On Thursday my Bill to protect retail workers was supported unanimously in the Stage 1 debate in the Scottish Parliament.  I want to thank all those Scottish Co-operative Party members and supporters who submitted evidence or wrote to their MSPs asking them to support the Bill.


I also want to thank Scotmid Co-operative, the Co-operative Group, Usdaw and many others for their on-going support of my Bill.


We are now six months into this pandemic and it has brought into sharp focus the crucial role shop workers provide – making sure we can obtain the bare necessities and essentials for life and in turn, shop workers have stepped up to keep us safe when we do so.


But it also exacerbated disturbing behaviours from a very small minority who, when faced with these restrictions, responded with abuse, threats and violence towards shop staff upholding those rules and trying to keep us all safe. Usdaw, the shop workers union, estimates that such incidents have doubled during the pandemic and they report almost 70% of retail workers cite enforcing social distancing requirements as the biggest single cause of abuse and violence at work.


The pandemic has undoubtedly brought into sharp focus the need for this legislation. Shopworkers have been on the frontline of the response. That they face abuse and assault as a result is completely unacceptable.


So, let me put this simply. Violence, threats, and abuse are not just part of the job for anyone, whether you work behind a desk or a shop counter.


But it should not have taken the pandemic to provide this insight.


Challenge 25 has become the norm in recent years.  There are dozens of goods and services that require customers to prove their age when purchasing. But what most people do not realise is that it is shop workers themselves that are liable if they fail to ask for proof of age. You can get a £5,000 fine or prison time if you sell to someone without checking their ID.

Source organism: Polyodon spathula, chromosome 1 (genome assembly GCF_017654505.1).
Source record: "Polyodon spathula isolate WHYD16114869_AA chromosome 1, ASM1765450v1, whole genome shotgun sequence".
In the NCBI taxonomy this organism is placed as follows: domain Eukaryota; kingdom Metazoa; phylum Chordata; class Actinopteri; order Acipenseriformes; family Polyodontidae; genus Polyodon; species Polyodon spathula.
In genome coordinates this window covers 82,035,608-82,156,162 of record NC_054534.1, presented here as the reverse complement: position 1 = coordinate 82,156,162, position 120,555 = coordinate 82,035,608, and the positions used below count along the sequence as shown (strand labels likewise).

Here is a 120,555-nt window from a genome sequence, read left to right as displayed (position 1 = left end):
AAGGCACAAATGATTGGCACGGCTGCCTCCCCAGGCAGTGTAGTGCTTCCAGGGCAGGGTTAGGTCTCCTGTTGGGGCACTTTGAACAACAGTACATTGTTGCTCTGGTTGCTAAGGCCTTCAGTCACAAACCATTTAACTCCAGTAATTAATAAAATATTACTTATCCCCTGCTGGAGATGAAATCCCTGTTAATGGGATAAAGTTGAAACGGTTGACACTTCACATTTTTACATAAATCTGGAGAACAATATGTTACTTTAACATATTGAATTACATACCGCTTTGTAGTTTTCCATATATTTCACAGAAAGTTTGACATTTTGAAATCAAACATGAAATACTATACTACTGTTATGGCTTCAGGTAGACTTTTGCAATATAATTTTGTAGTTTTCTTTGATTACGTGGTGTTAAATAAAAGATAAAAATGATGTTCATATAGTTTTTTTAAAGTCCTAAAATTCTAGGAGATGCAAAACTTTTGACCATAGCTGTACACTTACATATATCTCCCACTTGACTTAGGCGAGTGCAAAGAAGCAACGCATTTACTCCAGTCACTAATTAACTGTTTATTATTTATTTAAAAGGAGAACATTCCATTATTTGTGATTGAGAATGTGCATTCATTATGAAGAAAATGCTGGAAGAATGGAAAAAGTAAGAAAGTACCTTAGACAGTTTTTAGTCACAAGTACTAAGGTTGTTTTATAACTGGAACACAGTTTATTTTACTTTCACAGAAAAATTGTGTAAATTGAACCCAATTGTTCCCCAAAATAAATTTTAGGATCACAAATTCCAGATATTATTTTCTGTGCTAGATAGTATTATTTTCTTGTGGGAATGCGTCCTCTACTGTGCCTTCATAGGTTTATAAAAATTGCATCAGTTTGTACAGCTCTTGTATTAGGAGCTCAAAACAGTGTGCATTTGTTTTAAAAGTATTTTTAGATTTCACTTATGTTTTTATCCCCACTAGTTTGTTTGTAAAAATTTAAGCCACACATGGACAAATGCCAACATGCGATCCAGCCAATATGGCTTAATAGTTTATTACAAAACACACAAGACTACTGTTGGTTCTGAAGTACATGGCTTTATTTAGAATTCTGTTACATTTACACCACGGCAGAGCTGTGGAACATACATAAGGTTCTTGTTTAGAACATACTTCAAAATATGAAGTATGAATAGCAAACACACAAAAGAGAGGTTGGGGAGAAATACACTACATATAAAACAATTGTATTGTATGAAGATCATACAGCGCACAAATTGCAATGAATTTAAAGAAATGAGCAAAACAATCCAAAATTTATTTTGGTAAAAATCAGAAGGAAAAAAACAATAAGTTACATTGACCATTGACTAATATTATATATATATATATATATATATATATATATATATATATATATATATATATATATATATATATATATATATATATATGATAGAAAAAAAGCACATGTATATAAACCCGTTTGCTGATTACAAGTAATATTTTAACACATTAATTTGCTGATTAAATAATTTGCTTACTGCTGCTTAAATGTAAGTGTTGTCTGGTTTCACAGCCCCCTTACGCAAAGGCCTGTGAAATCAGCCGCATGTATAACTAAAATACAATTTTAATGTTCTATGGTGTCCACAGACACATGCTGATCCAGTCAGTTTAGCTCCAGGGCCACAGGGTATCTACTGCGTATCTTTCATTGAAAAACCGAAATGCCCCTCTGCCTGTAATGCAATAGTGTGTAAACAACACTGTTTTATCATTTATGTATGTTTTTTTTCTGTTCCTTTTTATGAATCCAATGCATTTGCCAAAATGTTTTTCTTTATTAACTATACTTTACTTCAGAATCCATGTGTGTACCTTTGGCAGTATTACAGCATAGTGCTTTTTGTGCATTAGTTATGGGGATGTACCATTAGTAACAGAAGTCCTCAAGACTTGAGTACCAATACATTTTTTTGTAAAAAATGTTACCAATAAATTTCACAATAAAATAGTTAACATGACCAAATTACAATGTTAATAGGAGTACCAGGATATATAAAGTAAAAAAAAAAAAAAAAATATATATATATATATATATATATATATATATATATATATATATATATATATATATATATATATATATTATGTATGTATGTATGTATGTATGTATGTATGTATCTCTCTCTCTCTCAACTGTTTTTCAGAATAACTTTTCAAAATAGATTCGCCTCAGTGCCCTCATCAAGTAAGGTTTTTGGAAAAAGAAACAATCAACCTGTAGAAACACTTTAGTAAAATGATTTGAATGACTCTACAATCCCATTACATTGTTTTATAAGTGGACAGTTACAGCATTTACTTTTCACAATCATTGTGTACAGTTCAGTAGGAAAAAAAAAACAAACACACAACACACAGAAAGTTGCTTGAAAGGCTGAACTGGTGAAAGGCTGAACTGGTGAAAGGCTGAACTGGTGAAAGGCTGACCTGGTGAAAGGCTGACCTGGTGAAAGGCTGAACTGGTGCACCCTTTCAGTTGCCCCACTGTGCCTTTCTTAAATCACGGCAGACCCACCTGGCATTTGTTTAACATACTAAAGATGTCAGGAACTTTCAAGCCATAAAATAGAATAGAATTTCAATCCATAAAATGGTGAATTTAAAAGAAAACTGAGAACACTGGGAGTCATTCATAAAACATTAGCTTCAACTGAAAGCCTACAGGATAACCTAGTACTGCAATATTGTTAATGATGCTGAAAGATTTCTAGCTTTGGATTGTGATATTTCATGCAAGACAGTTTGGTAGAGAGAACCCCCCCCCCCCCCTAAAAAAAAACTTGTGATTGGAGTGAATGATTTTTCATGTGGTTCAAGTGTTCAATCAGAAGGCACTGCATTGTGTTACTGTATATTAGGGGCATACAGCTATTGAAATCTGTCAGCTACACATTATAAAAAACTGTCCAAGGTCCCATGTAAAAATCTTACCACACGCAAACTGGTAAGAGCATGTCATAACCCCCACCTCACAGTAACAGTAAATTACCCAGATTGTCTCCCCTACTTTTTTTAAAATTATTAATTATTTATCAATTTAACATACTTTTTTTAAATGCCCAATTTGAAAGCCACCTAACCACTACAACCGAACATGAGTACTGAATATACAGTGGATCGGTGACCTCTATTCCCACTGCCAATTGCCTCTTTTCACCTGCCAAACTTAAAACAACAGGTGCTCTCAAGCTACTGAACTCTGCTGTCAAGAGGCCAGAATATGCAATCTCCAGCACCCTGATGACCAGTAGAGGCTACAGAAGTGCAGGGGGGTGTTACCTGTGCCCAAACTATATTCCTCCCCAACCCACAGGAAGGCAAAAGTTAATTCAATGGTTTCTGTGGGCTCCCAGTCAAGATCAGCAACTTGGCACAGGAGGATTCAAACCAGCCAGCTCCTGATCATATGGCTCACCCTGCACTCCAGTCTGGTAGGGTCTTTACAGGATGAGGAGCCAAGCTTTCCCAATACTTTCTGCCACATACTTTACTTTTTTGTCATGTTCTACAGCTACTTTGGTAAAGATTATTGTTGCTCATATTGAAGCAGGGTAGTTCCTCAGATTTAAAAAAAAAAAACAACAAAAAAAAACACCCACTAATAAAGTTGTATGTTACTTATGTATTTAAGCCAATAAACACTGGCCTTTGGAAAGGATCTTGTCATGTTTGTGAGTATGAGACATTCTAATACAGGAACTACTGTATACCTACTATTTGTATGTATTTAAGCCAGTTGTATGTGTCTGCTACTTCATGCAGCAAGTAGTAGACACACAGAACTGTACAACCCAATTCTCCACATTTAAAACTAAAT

Yet it is this same legal duty that also triggers the incidents of abuse and violence. According to Usdaw, 15 shop workers are assaulted every single day in Scotland. The Scottish Grocers Federation report that half their members receive abuse when asking for ID on a daily basis.


My bill starts with a very basic principle. When we ask people to uphold the law, they should have the specific protection of the law. Emergency workers, customs officers, border staff, tax inspectors all have such protection as a matter of statue. This principle and imperative was clear before the pandemic and why I introduced a member’s bill to the Scottish Parliament to recognise the important legal duty fulfilled by people working behind shop counters.


Shop workers provide a vital frontline service. While the pandemic has brought new insight into the critical role played by these workers, the reality is they always have. They keep us safe; they uphold the law. Let’s take this opportunity to ensure that they have the protection of the law.


I am delighted that my bill passed unanimously at Stage 1, Alex Norris MP, who is a Labour and Co-operative colleague in the House of Commons, is attempting to put through a bill, which does very similar things. We have the opportunity to lead the way, as we have led the way in the past on the smoking ban, which was adopted elsewhere and was controversial at the time, and on minimum unit pricing, which was also controversial.


Giving more protection to retail workers is the very least we owe them for the vital public work they do.  I am pleased that the bill has passed at Stage 1 I now hope that there will be continued cross-party support to ensure that the Bill makes it into law before the end of this term of parliament.